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Friday 1 December 2023 Dublin: -2°C

Debunked: There is no such thing as 'asymptomatic' climate change

An image doctored to look like a headline of a news website has been shared widely online.

For general Factchecks not about Covid (1)

AN IMAGE THAT looks like the headline of an Irish Independent article includes the claim that Ireland is “suffering from asymptomatic climate change” is fake.

The image is doctored to look like a headline screenshotted from The fake headline states:

Climate crisis explainer: Why is July so cold while everywhere else on the planet is burning? Prof Luke O’Neill says Ireland is suffering from asymptomatic global warming.

The date on the false image reads “Thursday 20th July”. The image itself, as well as claims about “asymptomatic global warming”, have been shared widely on Facebook and Twitter.

One Twitter account with over 5,500 followers and a verified blue tick (which means posts are boosted) shared the image along with the commentary: “What the f*** is ‘asymptomatic global warming’?”

The tweet was viewed 56,500 times and was retweeted and quote tweeted close to 640 times at the time of writing. Many of the accounts boosting the original tweet add commentary suggesting climate change is a hoax.

References to “asympomatic global warming” have also appeared on Facebook in recent days, with similar suggestions that climate change is a hoax. 

No article

However, no article with the headline has appeared on on 20 July or any other date.

In a statement, a spokesperson for confirmed: “The Irish Independent has never published an article under this headline.”

The headline also appears to conflate the Covid-19 pandemic – which has attracted its own fair share of misinformation – with climate change.

Professor Luke O’Neill, referenced in the fake headline, is a professor of biochemistry in the School of Biochemistry and Immunology at Trinity College Dublin.

He became a regular media commentator during the pandemic, speaking on radio and being interviewed for his expert opinion on immunology.

O’Neill was interviewed on 20 July on Newstalk, and spoke to Pat Kenny about genetics and how people adapt to heat.

However, he never used the phrase “asymptomatic global warming”; instead, he spoke about how people adapt to heat, not about Ireland’s temperature in relation to the rest of the world.

‘Asymptomatic global warming’

The term ‘asymptomatic global warming’ is not used in science or in general climate communications, but has been used to downplay or deride the negative effects of human-made climate change.

According to Dr Cara Augustenborg, Assistant Professor in Landscape Studies and Environmental Policy at University College Dublin, the term is not used in science.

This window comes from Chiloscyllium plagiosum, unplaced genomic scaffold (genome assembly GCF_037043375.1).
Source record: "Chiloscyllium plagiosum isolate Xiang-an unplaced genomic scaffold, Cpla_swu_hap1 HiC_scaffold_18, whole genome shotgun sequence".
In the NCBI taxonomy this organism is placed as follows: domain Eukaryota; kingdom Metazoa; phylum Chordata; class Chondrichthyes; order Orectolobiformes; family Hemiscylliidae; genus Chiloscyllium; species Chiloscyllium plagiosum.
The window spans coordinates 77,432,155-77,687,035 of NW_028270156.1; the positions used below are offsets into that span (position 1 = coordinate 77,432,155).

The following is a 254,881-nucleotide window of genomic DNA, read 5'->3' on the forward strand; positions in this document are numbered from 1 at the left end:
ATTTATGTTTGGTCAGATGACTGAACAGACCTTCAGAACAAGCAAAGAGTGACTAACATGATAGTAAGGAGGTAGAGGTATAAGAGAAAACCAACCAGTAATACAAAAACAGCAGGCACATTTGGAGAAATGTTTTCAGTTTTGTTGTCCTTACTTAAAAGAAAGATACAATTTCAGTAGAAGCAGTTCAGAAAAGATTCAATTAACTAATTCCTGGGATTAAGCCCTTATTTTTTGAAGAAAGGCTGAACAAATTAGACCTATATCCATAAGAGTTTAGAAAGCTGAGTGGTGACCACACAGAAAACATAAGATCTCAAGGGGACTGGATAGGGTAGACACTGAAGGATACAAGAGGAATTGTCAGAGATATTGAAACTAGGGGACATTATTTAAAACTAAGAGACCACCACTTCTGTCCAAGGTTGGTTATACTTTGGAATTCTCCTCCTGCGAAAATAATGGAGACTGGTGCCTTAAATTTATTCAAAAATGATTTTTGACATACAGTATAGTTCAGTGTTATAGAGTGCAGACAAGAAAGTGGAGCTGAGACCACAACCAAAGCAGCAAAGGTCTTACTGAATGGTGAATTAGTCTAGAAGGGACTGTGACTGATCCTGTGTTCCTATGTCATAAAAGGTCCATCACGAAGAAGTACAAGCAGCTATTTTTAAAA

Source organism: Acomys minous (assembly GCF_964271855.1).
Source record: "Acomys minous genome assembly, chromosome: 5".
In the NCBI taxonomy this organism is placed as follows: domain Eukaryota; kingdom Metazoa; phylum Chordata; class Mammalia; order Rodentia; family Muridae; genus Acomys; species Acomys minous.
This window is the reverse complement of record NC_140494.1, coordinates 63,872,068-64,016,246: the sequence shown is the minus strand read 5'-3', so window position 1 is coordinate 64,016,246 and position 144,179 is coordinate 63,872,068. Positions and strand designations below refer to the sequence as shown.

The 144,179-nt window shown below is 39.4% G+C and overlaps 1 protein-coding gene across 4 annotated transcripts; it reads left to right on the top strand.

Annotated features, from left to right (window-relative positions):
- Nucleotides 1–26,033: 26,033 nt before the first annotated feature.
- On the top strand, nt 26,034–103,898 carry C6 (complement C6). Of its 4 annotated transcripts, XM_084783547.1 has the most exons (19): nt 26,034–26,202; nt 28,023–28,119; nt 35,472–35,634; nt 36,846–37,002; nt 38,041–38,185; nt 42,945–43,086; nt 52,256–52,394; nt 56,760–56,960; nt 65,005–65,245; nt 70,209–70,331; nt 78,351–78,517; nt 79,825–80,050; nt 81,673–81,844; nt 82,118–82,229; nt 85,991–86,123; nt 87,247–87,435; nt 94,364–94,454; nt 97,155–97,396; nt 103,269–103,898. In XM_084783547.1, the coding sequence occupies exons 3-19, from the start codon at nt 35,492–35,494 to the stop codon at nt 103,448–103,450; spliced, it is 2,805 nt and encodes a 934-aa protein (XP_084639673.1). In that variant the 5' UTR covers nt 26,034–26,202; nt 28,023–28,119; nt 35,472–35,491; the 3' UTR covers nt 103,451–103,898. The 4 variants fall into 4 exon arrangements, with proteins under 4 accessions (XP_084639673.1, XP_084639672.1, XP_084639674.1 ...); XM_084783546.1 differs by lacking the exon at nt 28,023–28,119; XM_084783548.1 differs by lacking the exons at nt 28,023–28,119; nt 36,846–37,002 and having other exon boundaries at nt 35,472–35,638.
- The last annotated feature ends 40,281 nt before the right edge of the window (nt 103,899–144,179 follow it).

“Asymptomatic indicates a lack of symptoms or signs of something. Climate scientists study the opposite of that, searching for indicators or signs of how the climate is change and how Earth is responding to those climatic changes,” she told The Journal.

“It’s not a term used in the scientific literature. Nor is it something that is happening.

The scientific evidence shows the world, and Ireland, is warming and “symptoms” including sea level rise, glacial retreat, heatwaves, ocean acidification, etc. are all very apparent at this stage. 

Maynooth University Emeritus Professor John Sweeney, one of the leading climatology and climate change experts in Ireland, said that the reference to ‘asymptomatic climate change’ was a “meaningless comment”.

It’s not a concept I’ve ever come across. It’s a makey-up word and concept.

According to Dr Sadhbh O’Neill, a researcher and lecturer in climate ethics, climate policy and governance and environmental politics, and coordinator of the Stop Climate Chaos campaign group, the term is “nonsense”.

“I never have even heard of this thing. This is ludicrous,” she said.

Anybody who thinks that climate change isn’t unfolding in front of our eyes has their head in the sand.

The sharing of false or misleading statements around climate change is a tactic used by bad actors to attempt to undermine climate science and the facts of human made climate change. 

In an article published last year, UN Under-Secretary-General Melissa Fleming said climate misinformation “is shared widely online, seeking to sow division and delay climate action”.

Online headlines, one part of the climate misinformation trend, are easy to fake. While sometimes intended as satire, they are regularly spread as a form of misinformation and believed to be real in some online communities.

The Journal has previously debunked similar fabricated headlines, including about climate change

 The Journal’s FactCheck is a signatory to the International Fact-Checking Network’s Code of Principles. You can read it here. For information on how FactCheck works, what the verdicts mean, and how you can take part, check out our Reader’s Guide here. You can read about the team of editors and reporters who work on the factchecks here.